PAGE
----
And figuring out organizationally who is going to be the person who comes in and gets alerted. when that breaks, that’d be preparedness. The response is actually fixing if the service is broken. You need to bring it back up and then recovery will be going and looking and doing a retro on it and recovery sort of you getting back to business as usual or operating, and if we’re going back to the tech analogy, a response will be, you say switch over from a highly available database. Your first one goes down, your second one is up, so bringing into the second database which is the secondary will be the response and then the recovery will be standing up a new highly available database and having a new secondary for the database that’s running.
Adam: So you had mentioned bulkheading. What is bulkheading?
Emil: Bulkheading is when you have, say, slow external service and you have a bunch of app servers calling out to it. Bulkheading is this idea that you don’t want all your app servers to be waiting on a response permit where you will sort of say, have allow-only per service connections in your app link to be connected to one service.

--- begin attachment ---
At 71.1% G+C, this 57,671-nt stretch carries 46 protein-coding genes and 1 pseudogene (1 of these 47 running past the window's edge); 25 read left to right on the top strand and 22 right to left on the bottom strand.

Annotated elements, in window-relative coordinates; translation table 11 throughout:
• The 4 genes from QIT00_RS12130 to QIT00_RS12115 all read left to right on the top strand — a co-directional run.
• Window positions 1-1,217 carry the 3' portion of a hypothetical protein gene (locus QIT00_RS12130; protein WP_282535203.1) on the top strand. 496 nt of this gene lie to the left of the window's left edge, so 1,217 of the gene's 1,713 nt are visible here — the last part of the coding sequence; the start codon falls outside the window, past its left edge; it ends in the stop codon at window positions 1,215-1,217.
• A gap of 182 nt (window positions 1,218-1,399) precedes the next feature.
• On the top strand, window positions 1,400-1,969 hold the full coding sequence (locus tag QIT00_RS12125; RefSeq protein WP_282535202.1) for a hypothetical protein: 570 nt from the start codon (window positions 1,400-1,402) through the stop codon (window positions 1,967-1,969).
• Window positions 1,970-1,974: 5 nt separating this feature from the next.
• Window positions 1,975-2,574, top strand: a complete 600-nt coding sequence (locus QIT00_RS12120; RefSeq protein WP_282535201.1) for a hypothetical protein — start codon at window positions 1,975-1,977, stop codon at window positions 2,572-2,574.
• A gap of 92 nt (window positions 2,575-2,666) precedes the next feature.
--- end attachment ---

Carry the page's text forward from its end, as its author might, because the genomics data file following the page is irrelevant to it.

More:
And you assume that if that percentage goes over or if the number of connections goes over, you can assume that the latency and that service is too high. And so you’ll do a quick failure and you’ll just return a failed connection and the service will have to go into its own degraded state.
It comes from the idea of in shifts where you have bulkheads and ships where if you have water leaking into a particular portion of the ship, you don’t, you want to isolate the damage where you can handle a, say a quarter of your shifting underwater, a quarter of your app servers being tied up in one service, but you can’t handle all of them being tied up because then you have no more app capacity.
Adam: And so it’s, it’s mitigation because you’re, you’re mitigating a further disaster of some sort.
Emil: Right. You’re lowering the risk of failure. So you’re identifying your risks and you’re saying, how can we lower the impact, if this risk manifests and we have an incident or an issue with it? And that would be mitigation.
Adam: Mitigation is preventing problems. You had an anecdote about how airlines or airline manufacturers tackle mitigation by tracking parts. Could you share that?
Emil: Right. So in my Strange Loop talk, I brought up this idea of how every single part in an airplane is tracked meticulously. It’s tracked when it was first manufactured, when it was put into the aircraft, when it was last serviced, how many flights it’s been on, and what sort of its operational history.